WASHINGTON — The top American commander in the Middle East said on Tuesday that it would be “extremely difficult” for the United States to watch and counter terrorist threats in Afghanistan like Al Qaeda after American troops leave the country by Sept. 11.
The head of the U.S. Central Command, Gen. Kenneth F. McKenzie Jr., offered the first extensive comments by a top commander about the effect of President Biden’s decision to withdraw more than 2,500 American troops from Afghanistan. Mr. Biden rejected the advice of top Pentagon and military advisers to keep a small force in place.
Among the major challenges once troops have left will be how to track and potentially attack militant groups in Afghanistan, a landlocked nation far from any major American base. General McKenzie said the administration was discussing with other countries where it could reposition forces to prevent Afghanistan from again becoming a terrorist base.
Possibilities in the region include Tajikistan, Kazakhstan and Uzbekistan, but those countries are under the sway of Russia to one degree or another, and the sanctions the administration imposed on Moscow last week complicates any such discussions, diplomats and military officials said.
Attack planes aboard aircraft carriers and long-range bombers flying from land bases along the Persian Gulf, Indian Ocean and even in the United States could strike insurgent fighters spotted by armed surveillance drones. But the long distances are costly and riskier.
“It’s going to be extremely difficult to do, but it is not impossible,” General McKenzie said under questioning from both Democrats and Republicans on the House Armed Services Committee.
General McKenzie told lawmakers that he was working on a detailed set of alternatives that he would deliver to Defense Secretary Lloyd J. Austin III by month’s end. But he underscored what Mr. Biden’s top intelligence officials have already warned: Without boots on the ground or armed surveillance drones just minutes away, the United States will have far fewer human or electronic eyes and ears focused on extremist threats in Afghanistan.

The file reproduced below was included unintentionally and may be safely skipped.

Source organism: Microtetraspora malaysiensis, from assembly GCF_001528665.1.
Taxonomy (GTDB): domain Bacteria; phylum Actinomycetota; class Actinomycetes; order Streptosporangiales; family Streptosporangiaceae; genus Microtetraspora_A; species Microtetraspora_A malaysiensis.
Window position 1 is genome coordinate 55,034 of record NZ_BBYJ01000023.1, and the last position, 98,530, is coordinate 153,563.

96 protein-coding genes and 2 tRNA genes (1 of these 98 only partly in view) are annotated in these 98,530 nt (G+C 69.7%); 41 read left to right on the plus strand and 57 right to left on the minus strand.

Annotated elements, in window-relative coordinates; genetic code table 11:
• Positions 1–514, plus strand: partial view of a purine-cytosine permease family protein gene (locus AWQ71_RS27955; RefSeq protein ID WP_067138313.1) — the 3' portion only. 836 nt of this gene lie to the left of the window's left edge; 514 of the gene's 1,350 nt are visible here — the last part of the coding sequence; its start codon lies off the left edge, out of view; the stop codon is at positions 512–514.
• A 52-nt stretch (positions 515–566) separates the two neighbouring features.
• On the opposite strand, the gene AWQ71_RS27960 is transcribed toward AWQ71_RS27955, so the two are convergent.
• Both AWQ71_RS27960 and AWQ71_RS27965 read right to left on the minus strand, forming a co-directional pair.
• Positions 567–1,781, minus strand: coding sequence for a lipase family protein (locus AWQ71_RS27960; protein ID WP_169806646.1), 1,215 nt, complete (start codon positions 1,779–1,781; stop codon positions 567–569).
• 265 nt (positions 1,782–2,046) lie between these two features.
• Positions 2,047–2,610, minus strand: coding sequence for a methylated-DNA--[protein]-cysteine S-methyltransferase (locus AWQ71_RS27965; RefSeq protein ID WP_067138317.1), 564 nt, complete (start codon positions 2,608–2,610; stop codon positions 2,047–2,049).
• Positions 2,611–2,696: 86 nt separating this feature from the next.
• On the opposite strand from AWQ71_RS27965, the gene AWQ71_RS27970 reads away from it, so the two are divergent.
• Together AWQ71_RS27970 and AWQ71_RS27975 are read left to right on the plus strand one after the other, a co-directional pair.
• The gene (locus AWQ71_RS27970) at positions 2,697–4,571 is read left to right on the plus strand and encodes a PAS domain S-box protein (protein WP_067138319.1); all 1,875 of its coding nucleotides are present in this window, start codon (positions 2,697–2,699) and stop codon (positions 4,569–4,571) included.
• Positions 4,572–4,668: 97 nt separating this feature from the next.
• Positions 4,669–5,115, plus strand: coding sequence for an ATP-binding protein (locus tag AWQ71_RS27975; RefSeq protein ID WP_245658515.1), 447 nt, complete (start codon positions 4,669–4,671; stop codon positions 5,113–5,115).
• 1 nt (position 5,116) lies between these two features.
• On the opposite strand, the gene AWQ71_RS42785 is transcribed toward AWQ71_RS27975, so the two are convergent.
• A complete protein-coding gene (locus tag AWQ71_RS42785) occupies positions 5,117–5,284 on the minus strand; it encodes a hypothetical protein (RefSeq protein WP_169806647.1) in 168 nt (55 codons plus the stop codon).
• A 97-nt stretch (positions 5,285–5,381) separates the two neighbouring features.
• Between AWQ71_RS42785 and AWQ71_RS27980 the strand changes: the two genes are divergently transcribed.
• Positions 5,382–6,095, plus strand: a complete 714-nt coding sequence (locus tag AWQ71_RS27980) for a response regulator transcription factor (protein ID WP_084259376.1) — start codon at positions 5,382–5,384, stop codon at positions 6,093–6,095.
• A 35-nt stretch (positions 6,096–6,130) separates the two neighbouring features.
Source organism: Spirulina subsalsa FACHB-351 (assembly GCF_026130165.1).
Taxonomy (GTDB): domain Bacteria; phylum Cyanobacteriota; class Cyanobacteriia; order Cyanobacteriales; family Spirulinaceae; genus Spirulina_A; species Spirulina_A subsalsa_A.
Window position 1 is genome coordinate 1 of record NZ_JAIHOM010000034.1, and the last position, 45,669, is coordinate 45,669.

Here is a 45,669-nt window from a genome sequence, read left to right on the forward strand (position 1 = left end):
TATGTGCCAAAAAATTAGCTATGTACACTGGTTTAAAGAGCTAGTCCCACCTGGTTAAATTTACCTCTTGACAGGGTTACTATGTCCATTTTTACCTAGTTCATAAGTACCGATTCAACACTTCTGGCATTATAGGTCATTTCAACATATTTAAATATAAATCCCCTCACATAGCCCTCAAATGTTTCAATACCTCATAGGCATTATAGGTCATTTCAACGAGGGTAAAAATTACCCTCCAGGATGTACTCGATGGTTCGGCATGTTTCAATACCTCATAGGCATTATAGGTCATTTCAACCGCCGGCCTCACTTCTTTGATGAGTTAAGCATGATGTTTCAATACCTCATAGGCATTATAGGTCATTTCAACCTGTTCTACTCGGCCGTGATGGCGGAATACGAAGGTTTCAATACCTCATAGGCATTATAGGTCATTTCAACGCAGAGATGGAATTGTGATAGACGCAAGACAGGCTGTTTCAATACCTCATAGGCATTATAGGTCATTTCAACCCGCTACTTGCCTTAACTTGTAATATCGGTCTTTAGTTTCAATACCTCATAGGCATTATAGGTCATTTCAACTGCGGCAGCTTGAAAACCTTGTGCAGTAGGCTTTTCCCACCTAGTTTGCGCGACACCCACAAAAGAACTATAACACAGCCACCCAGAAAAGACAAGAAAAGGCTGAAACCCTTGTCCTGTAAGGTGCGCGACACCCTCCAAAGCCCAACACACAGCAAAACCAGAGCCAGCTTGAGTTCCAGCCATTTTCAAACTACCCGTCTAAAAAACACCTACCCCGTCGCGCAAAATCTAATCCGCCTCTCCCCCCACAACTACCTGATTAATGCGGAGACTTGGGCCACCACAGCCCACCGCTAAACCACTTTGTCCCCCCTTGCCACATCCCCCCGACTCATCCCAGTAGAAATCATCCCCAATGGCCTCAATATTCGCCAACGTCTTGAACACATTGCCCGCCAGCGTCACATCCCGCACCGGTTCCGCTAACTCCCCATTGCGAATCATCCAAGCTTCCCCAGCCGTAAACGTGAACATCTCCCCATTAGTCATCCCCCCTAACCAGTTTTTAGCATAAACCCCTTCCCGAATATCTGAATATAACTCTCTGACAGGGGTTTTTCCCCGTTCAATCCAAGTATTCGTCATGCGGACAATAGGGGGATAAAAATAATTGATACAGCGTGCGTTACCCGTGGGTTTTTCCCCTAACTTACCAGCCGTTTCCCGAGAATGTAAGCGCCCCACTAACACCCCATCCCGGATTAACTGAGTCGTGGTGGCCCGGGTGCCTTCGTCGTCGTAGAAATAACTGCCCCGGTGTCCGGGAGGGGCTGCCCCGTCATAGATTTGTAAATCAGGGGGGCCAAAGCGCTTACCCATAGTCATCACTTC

“The intelligence will decline,” General McKenzie said, “but we’re going to be able to continue to look into Afghanistan.”
American spy agencies do not believe Al Qaeda or other terrorist groups pose an immediate threat to strike the United States from Afghanistan, an assessment that the Biden administration considered pivotal as it weighed continuing the war or pulling out forces this year.
Al Qaeda and the Islamic State’s Afghanistan branch remain very weak inside the country, according to American officials briefed on the intelligence. Islamic State fighters in Afghanistan are focused on making local gains, not mounting international attacks. And the Taliban remains hostile to the group.
How well the United States can monitor any changes in these threats will depend on many factors, General McKenzie and other senior military officials said.
The administration currently plans to maintain an embassy in Kabul — but how many personnel, including intelligence analysts, will remain is under debate. “That will be helpful if we maintain an embassy there,” General McKenzie said.